On the trail of cactus rustlers

Unscrupulous collectors and growers are raiding the Chihuahuan Desert of its rare cacti, and the ecosystem shows signs of damage.

The sparsely populated Chihuahuan Desert has for centuries been a breeding ground for rustlers, poachers, and outlaws.

Tales still linger of corrupt cowboys stampeding herds of cattle northward through Texas, using six- shooters to defend themselves if necessary. While the practice continues today in more sophisticated fashion, lawmen are increasingly turning their attention to a different kind of desert swindler.

These thieves don't dodge the cacti that poke out of the dry earth; they stop and dig them up.

Demand for wild cactus and succulent plants is growing so rapidly that scientists and environmentalists worry about the survival of some of the rarest species in the vast Chihuahuan Desert, only 3 percent of which is protected land.

"Because of the booming market for desert plants used in landscaping, and over enthusiasm by private collectors, we are running the risk of losing certain species," says Christopher Robbins, a botanist and author of "Prickly Trade," a new report by the World Wildlife Fund in Washington.

The Chihuahuan Desert - one of the most biologically diverse deserts in the world - is home to almost a quarter of the 1,500 cactus species known to science, including many found nowhere else on earth.

This causes "cactophiles" to quiver - and sometimes go to unscrupulous lengths to obtain the next addition to their collection, says Mr. Robbins.

David Thomas understands the allure. He's been a succulent enthusiast for more than a quarter of a century. In Texas, where he lives, laws permit landowners to harvest cacti from their property or give others permission to do so, and many who view the plants as nuisances are happy to be rid of them.

"You definitely have to have the right mentality for [collecting cacti]. But just the fact that not everybody does it makes it fun," he says from his Houston home. Visitors step from his back door into his bright nursery, where he has hundreds of cacti and succulents in green pots. Most he has grown himself from seed, but some of the older and rarer varieties were field collected - that is, harvested from the wild. He and his wife, Lyn, spend every free moment tending the plants, which he estimates are worth about a half a million dollars. He isn't interested in field collection, though he admits he is not above buying field-collected plants. Instead, Mr. Thomas spends most of his time propagating the species he has.

"Used to be you could just go scrape them off the desert, just have at it. It's not like that anymore," he says.

Field collection is a tricky proposition. Instead of the lassos and horses used to rustle cattle in wild West days, today's cactus rustlers use shovels and pickup trucks.

Large barrel, prickly pear, and saguaro cacti are the most sought-after varieties for desert landscaping, called xeriscaping, which has taken off in cities such as Phoenix, Tucson, and Las Vegas.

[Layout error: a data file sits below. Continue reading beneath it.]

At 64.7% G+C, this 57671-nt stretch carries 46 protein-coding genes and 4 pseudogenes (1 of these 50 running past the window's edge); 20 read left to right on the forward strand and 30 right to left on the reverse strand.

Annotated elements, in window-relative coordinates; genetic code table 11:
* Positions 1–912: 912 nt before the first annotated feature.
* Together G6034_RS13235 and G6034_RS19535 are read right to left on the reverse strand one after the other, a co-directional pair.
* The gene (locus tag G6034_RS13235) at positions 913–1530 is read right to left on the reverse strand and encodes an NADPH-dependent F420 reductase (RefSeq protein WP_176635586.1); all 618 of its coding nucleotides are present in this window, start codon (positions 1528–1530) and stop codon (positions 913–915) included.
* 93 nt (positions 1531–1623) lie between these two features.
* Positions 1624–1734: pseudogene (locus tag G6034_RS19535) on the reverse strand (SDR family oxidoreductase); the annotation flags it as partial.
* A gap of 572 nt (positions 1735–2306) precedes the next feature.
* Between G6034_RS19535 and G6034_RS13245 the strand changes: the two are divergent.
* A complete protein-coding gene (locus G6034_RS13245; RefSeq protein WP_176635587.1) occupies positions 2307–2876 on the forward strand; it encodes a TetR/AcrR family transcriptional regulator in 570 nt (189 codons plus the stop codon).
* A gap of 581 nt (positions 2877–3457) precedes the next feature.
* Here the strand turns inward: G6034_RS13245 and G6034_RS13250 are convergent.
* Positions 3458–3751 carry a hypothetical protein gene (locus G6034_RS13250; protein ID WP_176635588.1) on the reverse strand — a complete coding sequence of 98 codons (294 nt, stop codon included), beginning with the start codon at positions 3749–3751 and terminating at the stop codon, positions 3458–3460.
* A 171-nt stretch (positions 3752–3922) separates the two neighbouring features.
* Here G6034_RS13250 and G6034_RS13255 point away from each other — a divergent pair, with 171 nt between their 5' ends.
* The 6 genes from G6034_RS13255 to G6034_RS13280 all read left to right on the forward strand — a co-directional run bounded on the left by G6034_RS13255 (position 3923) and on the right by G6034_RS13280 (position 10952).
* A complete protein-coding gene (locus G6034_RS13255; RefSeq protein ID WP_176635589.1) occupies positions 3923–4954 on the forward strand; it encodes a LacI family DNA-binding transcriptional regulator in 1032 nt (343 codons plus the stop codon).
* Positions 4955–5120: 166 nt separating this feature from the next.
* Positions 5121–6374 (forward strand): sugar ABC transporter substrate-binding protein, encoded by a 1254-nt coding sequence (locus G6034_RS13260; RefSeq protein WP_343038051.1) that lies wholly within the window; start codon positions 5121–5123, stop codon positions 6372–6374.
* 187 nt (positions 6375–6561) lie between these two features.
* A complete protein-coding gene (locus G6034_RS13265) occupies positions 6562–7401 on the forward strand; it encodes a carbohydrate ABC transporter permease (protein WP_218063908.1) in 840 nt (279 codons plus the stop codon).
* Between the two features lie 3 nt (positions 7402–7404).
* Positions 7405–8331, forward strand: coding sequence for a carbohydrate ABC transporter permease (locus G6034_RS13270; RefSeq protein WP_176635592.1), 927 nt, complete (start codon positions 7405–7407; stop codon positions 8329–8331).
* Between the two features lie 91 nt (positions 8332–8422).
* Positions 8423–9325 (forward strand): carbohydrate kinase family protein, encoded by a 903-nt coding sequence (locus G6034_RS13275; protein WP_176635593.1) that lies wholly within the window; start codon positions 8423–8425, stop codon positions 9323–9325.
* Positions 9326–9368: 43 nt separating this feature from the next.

Because of Arizona's strict laws regarding cactus harvesting, landscaping suppliers - who find it easier and faster to dig up full-grown plants in the wild than propagate them in nurseries - turn to unregulated Texas.

Between 1998 and 2001, for instance, nearly 100,000 succulents worth an estimated $3 million were shipped to Arizona from Texas.

Then there are those who pluck a cactus from a state or national park and don't realize that it's against the law, says Danny Contreras, a park ranger at the Franklin Mountains State Park near El Paso. While he has caught people driving off with truckloads of barrel cacti, yucca plants, and ocotillo trees, a more common occurrence is a solitary person digging up a single cactus for medicinal purposes or to plant in their garden.

These ignorant thieves can sometimes do even more damage because, in a sensitive environment like this, even a small change can have a dramatic effect, says Mr. Contreras. As in any environment, a whole host of animals rely on desert plants for food and shelter.

Even more shocking are the tales - who knows how tall - of cactophiles renting helicopters and rappelling into remote areas to collect rare species.

To serious collectors, the most prized plants are often found in Mexico and smuggled across the border in a purse or pocket, sometimes just in seed form. In recent years, Europe and Japan have become popular destinations for such cacti, many of which are so rare that all international trade in them is banned, says Robbins, who declined to name some of the species for fear of fueling interest in them. "That's how sensitive this issue is."

Environmentalists know that some of these species have made it out of Mexico because their seeds have appeared in trade journals and catalogues even before scientists have identified them.

Robbins's position is that existing laws against cactus collection are too complex and contradictory. He recommends that they be streamlined to allow legitimate nurseries to work toward sustainable production and exporting of cacti.

Back in his Houston nursery, Thomas is flipping through one of the trade journals and spots an ad for a dealer that reads: "We do not sell field-collected plants." Others sell such plants exclusively.

"Maybe I'm a little bit hypocritical because I will buy field-collected plants," says Thomas, pointing to a row of Ariocarpus, which are considered to be among the rarest of cacti. "But there has to be some mix. Some areas should definitely be off-limits. But other areas should be open to field collection by reputable dealers. It's just a matter of finding the right mix."

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